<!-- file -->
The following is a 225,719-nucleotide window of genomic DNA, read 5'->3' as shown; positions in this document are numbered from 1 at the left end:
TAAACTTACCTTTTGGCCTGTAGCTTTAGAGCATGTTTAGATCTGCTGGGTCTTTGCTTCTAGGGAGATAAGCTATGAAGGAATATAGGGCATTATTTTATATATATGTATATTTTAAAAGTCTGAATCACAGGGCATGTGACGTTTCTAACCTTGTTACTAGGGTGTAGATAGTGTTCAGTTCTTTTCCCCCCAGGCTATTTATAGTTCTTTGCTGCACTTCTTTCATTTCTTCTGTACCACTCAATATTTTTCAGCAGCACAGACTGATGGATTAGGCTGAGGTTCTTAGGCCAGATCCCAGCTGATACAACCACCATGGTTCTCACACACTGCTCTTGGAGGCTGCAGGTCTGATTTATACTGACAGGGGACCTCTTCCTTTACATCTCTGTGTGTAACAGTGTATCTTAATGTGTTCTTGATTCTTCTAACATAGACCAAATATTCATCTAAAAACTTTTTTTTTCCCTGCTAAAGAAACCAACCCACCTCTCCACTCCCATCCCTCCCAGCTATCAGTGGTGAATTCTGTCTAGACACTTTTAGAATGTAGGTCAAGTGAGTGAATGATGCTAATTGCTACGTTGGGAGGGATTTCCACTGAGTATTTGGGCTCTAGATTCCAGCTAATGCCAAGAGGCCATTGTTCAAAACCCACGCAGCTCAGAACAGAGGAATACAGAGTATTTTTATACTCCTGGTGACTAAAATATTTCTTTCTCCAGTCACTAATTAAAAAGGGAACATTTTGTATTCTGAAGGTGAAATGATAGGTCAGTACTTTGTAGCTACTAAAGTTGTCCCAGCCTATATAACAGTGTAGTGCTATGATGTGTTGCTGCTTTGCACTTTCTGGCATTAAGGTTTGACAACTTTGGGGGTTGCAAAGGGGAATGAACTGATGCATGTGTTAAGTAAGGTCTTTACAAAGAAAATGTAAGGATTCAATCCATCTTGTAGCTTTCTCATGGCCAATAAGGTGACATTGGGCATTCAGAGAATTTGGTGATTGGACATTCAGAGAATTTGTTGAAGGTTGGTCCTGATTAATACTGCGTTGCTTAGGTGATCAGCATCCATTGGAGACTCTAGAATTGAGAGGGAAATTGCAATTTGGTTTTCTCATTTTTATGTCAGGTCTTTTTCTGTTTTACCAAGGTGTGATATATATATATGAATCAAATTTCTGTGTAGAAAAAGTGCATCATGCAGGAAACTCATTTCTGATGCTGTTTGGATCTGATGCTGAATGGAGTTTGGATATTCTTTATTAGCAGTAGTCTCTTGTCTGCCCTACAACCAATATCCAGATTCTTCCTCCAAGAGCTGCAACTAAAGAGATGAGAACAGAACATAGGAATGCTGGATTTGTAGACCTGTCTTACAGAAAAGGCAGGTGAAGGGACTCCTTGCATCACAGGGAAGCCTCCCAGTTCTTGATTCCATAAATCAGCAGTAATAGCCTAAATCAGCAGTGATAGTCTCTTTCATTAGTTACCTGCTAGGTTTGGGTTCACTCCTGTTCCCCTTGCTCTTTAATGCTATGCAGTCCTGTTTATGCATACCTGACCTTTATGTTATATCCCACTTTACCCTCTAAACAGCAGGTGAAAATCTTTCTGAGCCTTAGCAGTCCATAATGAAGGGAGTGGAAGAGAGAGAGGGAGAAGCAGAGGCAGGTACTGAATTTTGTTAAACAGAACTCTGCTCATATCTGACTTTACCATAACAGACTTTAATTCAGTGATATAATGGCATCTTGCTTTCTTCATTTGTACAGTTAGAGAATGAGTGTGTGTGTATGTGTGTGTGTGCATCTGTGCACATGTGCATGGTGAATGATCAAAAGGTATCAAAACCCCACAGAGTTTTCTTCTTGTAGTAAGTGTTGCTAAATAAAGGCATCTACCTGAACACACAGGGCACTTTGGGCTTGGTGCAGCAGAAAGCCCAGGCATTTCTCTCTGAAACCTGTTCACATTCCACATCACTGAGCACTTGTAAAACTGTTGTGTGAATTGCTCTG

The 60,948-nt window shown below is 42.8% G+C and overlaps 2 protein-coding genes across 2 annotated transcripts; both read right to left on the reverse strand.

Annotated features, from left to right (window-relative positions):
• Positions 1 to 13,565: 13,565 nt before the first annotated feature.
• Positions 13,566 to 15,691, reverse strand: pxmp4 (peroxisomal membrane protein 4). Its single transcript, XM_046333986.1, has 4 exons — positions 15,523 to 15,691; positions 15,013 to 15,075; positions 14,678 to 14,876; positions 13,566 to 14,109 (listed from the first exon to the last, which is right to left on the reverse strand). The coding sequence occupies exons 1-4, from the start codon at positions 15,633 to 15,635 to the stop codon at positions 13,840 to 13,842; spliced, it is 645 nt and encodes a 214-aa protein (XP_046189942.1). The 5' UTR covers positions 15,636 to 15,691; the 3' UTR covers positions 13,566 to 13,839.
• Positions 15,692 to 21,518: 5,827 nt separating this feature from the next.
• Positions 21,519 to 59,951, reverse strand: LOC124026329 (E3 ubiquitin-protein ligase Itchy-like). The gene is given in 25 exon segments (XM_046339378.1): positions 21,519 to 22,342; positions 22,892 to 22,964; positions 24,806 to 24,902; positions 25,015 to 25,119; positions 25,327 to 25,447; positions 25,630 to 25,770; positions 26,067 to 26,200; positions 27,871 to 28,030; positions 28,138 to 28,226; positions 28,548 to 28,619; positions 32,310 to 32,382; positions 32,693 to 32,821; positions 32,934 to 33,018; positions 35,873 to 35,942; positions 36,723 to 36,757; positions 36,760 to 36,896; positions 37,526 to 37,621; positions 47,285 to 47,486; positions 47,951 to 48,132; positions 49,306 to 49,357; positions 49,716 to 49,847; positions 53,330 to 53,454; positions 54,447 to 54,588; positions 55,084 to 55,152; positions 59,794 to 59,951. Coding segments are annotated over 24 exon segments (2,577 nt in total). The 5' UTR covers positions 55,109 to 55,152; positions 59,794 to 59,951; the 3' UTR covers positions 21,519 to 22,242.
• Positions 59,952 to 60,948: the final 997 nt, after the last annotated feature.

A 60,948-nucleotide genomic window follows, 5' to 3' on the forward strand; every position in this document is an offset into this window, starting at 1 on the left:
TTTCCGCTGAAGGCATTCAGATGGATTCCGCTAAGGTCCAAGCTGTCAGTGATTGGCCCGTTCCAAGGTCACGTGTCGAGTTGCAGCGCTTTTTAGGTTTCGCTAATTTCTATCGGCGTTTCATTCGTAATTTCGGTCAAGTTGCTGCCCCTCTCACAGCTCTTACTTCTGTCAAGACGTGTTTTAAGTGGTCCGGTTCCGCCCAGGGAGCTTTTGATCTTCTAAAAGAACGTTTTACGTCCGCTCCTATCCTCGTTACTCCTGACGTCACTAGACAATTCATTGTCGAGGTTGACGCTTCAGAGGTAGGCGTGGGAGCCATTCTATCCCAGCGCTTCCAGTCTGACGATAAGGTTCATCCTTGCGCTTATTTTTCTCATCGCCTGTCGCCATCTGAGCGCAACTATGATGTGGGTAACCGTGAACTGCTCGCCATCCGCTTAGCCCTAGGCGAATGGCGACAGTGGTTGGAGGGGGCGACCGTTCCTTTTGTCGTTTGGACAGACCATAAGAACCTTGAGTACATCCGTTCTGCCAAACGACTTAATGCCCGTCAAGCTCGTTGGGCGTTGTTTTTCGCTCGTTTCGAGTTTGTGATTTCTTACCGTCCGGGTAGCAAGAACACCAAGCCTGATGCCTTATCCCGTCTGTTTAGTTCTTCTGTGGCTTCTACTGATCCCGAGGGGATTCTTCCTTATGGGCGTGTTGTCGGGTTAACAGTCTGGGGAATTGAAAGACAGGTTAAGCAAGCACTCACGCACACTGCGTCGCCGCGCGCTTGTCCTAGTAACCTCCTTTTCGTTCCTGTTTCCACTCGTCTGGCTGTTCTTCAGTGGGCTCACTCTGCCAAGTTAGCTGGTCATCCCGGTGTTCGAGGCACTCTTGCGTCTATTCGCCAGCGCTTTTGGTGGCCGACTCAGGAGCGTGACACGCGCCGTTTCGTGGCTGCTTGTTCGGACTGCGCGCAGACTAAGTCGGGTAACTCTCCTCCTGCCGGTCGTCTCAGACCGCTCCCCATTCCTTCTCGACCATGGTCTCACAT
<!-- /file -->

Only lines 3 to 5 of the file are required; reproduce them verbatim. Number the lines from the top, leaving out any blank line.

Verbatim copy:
The 60,948-nt window shown below is 42.8% G+C and overlaps 2 protein-coding genes across 2 annotated transcripts; both read right to left on the reverse strand.

Annotated features, from left to right (window-relative positions):
• Positions 1 to 13,565: 13,565 nt before the first annotated feature.